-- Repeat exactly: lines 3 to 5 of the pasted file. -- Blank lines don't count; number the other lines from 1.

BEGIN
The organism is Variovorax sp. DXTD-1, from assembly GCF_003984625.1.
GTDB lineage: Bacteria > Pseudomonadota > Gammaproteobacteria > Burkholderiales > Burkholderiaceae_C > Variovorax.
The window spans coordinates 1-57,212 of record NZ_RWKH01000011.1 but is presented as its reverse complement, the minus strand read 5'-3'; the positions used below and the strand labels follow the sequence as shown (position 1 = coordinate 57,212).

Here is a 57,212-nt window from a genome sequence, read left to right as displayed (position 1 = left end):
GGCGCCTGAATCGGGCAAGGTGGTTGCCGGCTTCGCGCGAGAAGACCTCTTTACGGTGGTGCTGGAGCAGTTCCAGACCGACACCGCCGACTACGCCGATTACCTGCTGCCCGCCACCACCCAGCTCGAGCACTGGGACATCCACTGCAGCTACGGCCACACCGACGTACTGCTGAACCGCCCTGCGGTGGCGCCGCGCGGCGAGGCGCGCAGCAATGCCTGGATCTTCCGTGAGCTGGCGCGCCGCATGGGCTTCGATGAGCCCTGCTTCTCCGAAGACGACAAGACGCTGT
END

The window spans coordinates 1-57,212 of record NZ_RWKH01000011.1 but is presented as its reverse complement, the minus strand read 5'-3'; the positions used below and the strand labels follow the sequence as shown (position 1 = coordinate 57,212).

Here is a 57,212-nt window from a genome sequence, read left to right as displayed (position 1 = left end):
GGCGCCTGAATCGGGCAAGGTGGTTGCCGGCTTCGCGCGAGAAGACCTCTTTACGGTGGTGCTGGAGCAGTTCCAGACCGACACCGCCGACTACGCCGATTACCTGCTGCCCGCCACCACCCAGCTCGAGCACTGGGACATCCACTGCAGCTACGGCCACACCGACGTACTGCTGAACCGCCCTGCGGTGGCGCCGCGCGGCGAGGCGCGCAGCAATGCCTGGATCTTCCGTGAGCTGGCGCGCCGCATGGGCTTCGATGAGCCCTGCTTCTCCGAAGACGACAAGACGCTGT